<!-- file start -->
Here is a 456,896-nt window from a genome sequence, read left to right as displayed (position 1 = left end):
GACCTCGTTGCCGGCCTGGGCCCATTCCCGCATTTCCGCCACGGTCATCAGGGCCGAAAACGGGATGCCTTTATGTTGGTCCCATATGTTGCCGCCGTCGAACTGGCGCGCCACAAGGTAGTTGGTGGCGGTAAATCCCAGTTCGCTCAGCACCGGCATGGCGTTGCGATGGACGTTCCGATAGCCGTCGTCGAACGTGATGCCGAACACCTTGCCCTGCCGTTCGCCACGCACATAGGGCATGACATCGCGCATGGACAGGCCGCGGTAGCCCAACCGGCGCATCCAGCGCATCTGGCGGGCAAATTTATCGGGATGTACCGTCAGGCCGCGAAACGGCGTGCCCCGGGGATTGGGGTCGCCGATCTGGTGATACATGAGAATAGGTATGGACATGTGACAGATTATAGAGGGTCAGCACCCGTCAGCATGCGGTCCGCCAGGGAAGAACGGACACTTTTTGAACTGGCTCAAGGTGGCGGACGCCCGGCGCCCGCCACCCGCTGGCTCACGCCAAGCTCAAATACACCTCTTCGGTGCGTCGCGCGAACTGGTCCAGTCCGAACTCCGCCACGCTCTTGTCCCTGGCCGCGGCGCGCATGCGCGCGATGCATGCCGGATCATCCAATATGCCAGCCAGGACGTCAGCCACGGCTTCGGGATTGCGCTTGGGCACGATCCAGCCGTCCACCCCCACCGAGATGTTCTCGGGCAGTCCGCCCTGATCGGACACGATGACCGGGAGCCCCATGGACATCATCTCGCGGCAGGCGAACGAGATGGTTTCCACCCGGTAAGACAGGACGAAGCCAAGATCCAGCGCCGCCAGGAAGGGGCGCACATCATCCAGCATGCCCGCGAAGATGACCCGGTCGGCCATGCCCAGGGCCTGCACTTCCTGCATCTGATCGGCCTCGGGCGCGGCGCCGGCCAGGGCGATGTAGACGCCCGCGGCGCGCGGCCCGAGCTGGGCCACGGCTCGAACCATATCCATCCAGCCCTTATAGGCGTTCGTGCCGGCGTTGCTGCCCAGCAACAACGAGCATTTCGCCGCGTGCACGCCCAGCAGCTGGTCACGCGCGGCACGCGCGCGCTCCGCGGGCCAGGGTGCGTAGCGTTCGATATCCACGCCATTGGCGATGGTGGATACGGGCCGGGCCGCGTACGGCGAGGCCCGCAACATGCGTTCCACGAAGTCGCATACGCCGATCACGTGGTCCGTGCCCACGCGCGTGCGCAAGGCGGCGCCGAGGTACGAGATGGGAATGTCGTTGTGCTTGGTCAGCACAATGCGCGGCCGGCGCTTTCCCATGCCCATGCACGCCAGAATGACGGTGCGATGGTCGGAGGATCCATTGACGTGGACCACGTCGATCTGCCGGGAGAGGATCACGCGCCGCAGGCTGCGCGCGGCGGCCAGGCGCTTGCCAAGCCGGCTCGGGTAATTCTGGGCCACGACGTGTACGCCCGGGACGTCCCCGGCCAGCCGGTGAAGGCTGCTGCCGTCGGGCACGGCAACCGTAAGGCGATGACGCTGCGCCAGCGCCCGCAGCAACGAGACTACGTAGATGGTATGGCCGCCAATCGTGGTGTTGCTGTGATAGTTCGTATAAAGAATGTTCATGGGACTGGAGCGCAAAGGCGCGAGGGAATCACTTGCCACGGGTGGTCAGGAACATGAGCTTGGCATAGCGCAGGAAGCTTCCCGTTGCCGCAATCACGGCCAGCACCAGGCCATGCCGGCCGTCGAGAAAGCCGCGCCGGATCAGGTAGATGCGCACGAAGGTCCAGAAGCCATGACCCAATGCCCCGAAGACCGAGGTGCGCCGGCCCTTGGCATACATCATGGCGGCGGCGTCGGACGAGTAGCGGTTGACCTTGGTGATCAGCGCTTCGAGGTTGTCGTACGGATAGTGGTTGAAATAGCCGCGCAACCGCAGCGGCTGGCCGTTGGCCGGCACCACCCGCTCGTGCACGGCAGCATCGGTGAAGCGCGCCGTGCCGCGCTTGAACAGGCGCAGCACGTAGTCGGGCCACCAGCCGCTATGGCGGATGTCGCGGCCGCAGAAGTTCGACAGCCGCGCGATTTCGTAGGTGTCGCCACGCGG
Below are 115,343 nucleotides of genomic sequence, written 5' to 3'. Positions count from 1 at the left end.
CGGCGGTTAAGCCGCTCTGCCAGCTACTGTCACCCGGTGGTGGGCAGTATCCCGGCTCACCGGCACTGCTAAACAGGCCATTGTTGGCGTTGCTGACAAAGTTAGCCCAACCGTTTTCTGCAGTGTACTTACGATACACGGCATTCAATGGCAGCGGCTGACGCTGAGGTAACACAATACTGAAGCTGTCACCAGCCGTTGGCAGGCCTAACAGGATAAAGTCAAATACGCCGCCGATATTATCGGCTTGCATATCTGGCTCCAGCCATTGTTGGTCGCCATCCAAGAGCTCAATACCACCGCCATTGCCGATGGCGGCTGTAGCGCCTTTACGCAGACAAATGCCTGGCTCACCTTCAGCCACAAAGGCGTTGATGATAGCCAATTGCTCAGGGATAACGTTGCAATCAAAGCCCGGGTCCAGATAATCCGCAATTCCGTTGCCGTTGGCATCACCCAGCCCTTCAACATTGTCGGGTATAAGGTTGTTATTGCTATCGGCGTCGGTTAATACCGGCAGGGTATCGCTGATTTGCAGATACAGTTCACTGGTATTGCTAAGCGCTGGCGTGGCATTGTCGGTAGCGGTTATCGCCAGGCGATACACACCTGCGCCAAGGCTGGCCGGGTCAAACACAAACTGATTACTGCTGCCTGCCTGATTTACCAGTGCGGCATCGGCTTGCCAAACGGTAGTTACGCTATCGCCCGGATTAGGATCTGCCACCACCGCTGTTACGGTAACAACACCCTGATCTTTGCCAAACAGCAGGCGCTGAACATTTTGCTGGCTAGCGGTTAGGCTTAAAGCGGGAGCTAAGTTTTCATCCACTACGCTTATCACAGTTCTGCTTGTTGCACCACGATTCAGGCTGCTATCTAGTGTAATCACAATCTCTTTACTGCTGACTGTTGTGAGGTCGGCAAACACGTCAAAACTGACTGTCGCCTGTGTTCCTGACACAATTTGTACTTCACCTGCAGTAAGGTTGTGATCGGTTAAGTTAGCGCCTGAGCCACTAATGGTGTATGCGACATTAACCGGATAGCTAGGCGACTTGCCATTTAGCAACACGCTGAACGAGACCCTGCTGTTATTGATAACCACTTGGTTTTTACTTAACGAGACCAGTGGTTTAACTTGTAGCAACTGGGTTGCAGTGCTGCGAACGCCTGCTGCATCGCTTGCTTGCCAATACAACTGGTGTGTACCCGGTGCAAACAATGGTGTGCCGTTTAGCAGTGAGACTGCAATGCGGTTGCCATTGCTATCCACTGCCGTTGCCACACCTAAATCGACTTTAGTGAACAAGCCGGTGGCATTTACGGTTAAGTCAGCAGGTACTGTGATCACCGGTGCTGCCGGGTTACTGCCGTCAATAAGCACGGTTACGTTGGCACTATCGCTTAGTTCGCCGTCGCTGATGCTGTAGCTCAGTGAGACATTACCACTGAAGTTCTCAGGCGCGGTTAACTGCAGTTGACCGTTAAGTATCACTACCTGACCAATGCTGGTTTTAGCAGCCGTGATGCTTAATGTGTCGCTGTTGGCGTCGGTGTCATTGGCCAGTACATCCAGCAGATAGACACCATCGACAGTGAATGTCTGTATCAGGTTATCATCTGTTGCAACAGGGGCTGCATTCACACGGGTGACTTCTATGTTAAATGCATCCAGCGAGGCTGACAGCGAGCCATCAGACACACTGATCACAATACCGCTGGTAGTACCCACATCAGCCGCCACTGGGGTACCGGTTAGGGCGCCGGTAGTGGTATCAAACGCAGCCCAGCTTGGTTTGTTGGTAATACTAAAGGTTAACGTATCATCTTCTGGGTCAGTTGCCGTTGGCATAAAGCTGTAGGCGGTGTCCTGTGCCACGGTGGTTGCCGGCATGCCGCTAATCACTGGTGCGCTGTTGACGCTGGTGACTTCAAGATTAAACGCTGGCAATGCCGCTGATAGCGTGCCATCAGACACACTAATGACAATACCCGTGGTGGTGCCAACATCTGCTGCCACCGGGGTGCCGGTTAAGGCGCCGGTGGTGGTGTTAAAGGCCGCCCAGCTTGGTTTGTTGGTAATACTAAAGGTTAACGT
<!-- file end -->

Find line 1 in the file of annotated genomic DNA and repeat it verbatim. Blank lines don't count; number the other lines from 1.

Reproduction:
Here is a 456,896-nt window from a genome sequence, read left to right as displayed (position 1 = left end):